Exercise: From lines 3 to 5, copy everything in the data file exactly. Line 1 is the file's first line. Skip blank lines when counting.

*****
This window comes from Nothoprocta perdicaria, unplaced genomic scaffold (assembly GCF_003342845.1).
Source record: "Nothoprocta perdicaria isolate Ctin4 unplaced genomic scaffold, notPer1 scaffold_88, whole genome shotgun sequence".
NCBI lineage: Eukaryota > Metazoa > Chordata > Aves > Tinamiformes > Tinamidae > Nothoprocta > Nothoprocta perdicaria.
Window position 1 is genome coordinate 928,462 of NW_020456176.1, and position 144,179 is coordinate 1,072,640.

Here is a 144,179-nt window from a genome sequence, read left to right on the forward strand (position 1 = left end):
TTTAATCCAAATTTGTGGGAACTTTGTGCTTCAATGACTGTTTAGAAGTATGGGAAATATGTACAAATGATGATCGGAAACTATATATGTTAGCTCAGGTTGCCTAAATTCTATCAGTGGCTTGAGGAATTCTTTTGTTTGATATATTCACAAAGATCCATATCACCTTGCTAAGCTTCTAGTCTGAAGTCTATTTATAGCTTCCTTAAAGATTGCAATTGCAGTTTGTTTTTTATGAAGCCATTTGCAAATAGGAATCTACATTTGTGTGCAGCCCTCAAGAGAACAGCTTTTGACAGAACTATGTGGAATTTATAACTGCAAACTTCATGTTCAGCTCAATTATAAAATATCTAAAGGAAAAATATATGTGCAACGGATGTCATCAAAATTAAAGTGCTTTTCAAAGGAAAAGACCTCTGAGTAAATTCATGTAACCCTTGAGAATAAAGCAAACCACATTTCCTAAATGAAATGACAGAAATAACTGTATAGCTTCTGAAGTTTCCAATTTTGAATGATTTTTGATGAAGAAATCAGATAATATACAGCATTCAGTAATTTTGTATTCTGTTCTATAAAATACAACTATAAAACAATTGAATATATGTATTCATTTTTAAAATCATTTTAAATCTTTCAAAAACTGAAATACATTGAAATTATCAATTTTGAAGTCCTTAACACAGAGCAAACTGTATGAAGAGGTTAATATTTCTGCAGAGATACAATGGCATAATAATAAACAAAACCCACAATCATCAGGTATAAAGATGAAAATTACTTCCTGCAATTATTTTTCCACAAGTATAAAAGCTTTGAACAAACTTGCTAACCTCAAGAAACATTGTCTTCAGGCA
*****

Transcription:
NCBI lineage: Eukaryota > Metazoa > Chordata > Aves > Tinamiformes > Tinamidae > Nothoprocta > Nothoprocta perdicaria.
Window position 1 is genome coordinate 928,462 of NW_020456176.1, and position 144,179 is coordinate 1,072,640.

Here is a 144,179-nt window from a genome sequence, read left to right on the forward strand (position 1 = left end):